"A lot of people know him for the coaching and the records, but that was not what he was about," said Keith Troyer, a former player under Reese who was also assistant coach for the past three years. "It's not what he did as a coach, but the fact that, everyone he came in contact with, he made feel special in their own way — and not just the players, all the kids in the school."
Troyer, the fourth-grade teacher at Winesburg Elementary School agreed to serve as head basketball coach at Hiland just for this year. "I look at it as he gave me a lot the last 10 years, I'm just returning the favor as a friend," said Troyer.
Craig Hershberger, guidance counselor at Hiland, knew Reese for about 16 years. "He had a commitment to people, not just to the kids. We all miss him more than anything else," said Hershberger.
"He took a lot of pride in what he did as a teacher. He was a difficult teacher, and students respected him. As much as he challenged his basketball players on the court, he challenged his students in the classroom on their views and ideas," he added.
Peg Brand is one of the secretaries at Hiland and a parent of one of Reese's students. "Perry had an ability to make you feel like you were his special friend. He brightened up the room when he walked in," said Brand.
"We miss not having him around to stir things up and get things going. He had this way of thinking and looking at things and carrying himself. I never met anybody else like him. He broadened our minds and kept us on our toes on the way we looked at the world," she added.
As a parent, Brand said that Reese "was an excellent teacher who made kids look at things in a different way He made them think."
Cliff Sprang is an 18-year-old senior at Hiland. Sprang was one of Reese's players as well as one of his students.
Sprang said that Reese would "do anything for you. He was like a second father. He'd take you out to the movies and talk to you about problems, just like one of your best friends. You could open up to him, and it would be just between you two. He was the same as a coach."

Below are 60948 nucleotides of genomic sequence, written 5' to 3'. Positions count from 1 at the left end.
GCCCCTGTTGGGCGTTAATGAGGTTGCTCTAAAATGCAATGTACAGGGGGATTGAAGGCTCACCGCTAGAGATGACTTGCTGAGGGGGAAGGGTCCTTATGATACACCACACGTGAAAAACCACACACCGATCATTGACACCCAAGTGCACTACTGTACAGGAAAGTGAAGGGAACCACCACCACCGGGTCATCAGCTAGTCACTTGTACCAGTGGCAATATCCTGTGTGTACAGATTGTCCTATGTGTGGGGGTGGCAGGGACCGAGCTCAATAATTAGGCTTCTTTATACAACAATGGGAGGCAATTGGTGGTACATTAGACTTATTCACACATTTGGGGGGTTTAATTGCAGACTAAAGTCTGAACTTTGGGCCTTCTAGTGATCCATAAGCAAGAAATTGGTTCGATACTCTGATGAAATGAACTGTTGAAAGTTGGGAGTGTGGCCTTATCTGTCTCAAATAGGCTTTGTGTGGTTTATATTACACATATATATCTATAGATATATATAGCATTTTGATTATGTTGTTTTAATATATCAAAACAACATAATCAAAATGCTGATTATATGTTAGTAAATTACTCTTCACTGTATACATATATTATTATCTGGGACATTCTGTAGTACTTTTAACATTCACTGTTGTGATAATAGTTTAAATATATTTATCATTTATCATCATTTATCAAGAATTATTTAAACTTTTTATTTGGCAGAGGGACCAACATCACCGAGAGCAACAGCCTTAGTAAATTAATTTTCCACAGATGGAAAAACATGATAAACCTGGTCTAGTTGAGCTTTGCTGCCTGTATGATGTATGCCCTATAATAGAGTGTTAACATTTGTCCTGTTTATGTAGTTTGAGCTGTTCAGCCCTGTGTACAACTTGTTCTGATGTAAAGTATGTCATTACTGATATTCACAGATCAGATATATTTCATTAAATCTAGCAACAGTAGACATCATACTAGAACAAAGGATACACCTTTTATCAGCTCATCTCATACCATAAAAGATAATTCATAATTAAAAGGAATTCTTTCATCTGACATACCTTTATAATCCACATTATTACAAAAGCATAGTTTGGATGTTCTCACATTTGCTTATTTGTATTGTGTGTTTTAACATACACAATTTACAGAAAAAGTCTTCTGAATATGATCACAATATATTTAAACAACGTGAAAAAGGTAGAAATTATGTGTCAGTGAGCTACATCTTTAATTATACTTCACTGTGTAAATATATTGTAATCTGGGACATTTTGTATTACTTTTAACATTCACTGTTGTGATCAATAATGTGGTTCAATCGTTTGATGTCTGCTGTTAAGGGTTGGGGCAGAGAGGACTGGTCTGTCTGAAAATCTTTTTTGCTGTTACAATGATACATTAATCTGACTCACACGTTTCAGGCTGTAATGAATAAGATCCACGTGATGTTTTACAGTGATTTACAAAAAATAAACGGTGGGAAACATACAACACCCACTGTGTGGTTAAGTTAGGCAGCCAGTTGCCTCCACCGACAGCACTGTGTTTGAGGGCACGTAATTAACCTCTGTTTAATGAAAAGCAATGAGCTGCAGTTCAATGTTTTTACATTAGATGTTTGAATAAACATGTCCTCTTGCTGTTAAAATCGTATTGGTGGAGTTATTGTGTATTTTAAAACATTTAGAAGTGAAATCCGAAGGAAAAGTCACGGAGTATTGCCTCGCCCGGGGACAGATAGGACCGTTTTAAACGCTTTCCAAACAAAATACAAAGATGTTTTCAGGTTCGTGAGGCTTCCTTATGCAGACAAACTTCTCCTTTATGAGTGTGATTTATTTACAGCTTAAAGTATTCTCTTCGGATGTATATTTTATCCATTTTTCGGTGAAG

What made Reese such a good coach were the same things that made him such an effective teacher. He was a friend and a mentor who taught love and discipline.
"He was one of a kind. There will never be anyone like him ever to come into this community again," said Sprang. "To be here so long and have such an impact—it's just unreal. He succeeded in life — he succeeded in everything."
Every one at Hiland will miss Reese's legendary sense of humor and constant presence. Whether he was grabbing one of his players in a headlock or leaning against the door sucking on a lollipop, "He always made sure you knew he was in the hallway," said Sprang.
Audrey Johnson is another of Reese's sisters. She said, "Perry didn't do things for people to love him; he did things without expecting anything in return."
His progression to Holmes County, Berlin and Hiland High School was "natural — like the Lord had his hand on him — opening up doors and closing doors — getting to the door God wanted him," said Johnson.
"One person can make a difference — can change things and make a difference in people's lives. Barriers are going to be broken, families draw together. Perry's purpose is still going to be done. He was an instrument that God used. He was a gift from God."
When people ask Johnson if Reese had any children, she says, "Yeah. About 1,000 or more."
Even in death, Reese was still taking care of his children. Before he died, Reese requested that a scholarship fund be established, and, in lieu of flowers for his funeral, he asked that donations be made to the Perry Reese Jr. Memorial Scholarship Fund, in care of Hiland Academic Booster Club.
A humble and private person, if Reese knew all the commotion he caused, he would probably say in his trademark way, "Unbelievable."